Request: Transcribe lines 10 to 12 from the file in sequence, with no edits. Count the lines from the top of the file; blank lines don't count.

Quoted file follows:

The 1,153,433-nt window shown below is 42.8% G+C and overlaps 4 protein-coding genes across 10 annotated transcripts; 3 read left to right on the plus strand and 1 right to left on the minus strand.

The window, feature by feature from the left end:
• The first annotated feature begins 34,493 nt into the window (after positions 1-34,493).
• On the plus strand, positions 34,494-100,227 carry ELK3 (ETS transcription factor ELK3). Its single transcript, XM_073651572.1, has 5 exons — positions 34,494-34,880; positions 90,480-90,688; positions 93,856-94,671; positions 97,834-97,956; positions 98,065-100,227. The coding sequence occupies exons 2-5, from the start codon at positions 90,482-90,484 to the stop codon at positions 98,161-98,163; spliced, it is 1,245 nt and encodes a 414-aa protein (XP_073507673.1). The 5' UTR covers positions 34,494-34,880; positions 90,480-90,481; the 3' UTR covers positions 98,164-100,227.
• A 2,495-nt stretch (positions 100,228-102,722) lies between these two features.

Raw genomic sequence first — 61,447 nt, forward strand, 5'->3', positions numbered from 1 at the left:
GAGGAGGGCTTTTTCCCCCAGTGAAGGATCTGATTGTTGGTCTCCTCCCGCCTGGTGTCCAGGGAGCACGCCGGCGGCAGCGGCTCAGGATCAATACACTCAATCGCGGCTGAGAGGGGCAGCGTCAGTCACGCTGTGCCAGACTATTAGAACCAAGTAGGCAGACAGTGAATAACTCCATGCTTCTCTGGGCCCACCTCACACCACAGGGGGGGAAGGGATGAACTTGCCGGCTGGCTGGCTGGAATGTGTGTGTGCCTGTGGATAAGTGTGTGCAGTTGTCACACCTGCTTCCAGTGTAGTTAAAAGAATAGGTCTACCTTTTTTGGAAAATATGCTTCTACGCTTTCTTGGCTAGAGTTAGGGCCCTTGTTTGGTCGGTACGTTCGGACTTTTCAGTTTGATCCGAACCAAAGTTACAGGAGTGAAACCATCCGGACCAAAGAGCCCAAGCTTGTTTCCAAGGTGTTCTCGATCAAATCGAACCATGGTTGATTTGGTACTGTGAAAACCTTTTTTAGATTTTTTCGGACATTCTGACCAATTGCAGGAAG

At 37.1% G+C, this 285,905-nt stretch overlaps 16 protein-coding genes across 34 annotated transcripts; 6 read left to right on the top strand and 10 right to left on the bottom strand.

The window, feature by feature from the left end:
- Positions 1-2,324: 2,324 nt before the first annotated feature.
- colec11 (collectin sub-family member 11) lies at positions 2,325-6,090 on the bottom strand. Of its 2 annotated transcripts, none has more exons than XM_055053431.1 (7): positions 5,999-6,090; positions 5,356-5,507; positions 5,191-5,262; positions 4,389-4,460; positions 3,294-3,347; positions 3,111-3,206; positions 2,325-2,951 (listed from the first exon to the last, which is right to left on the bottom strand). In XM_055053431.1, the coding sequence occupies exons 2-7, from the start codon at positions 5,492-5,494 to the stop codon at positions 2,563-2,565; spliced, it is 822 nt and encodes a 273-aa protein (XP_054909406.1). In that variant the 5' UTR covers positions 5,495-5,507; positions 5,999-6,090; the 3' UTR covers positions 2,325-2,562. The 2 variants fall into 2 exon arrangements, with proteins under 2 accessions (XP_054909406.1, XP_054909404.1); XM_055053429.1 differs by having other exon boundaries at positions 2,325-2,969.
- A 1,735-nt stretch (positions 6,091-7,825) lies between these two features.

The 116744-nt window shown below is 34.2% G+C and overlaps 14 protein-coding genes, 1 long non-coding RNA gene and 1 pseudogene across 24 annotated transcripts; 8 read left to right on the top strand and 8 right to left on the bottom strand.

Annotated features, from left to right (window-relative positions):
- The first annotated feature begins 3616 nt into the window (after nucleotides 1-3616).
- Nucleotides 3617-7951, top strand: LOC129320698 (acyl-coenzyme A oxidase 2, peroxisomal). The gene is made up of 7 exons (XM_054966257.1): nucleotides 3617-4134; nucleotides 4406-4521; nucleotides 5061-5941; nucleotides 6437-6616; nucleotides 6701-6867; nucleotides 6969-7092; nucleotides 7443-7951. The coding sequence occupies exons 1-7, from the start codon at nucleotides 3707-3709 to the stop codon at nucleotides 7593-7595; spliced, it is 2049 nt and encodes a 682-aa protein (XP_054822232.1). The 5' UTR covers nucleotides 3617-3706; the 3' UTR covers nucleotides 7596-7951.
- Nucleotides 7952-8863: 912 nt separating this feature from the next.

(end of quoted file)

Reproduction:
- Positions 1-2,324: 2,324 nt before the first annotated feature.
- colec11 (collectin sub-family member 11) lies at positions 2,325-6,090 on the bottom strand. Of its 2 annotated transcripts, none has more exons than XM_055053431.1 (7): positions 5,999-6,090; positions 5,356-5,507; positions 5,191-5,262; positions 4,389-4,460; positions 3,294-3,347; positions 3,111-3,206; positions 2,325-2,951 (listed from the first exon to the last, which is right to left on the bottom strand). In XM_055053431.1, the coding sequence occupies exons 2-7, from the start codon at positions 5,492-5,494 to the stop codon at positions 2,563-2,565; spliced, it is 822 nt and encodes a 273-aa protein (XP_054909406.1). In that variant the 5' UTR covers positions 5,495-5,507; positions 5,999-6,090; the 3' UTR covers positions 2,325-2,562. The 2 variants fall into 2 exon arrangements, with proteins under 2 accessions (XP_054909406.1, XP_054909404.1); XM_055053429.1 differs by having other exon boundaries at positions 2,325-2,969.
- A 1,735-nt stretch (positions 6,091-7,825) lies between these two features.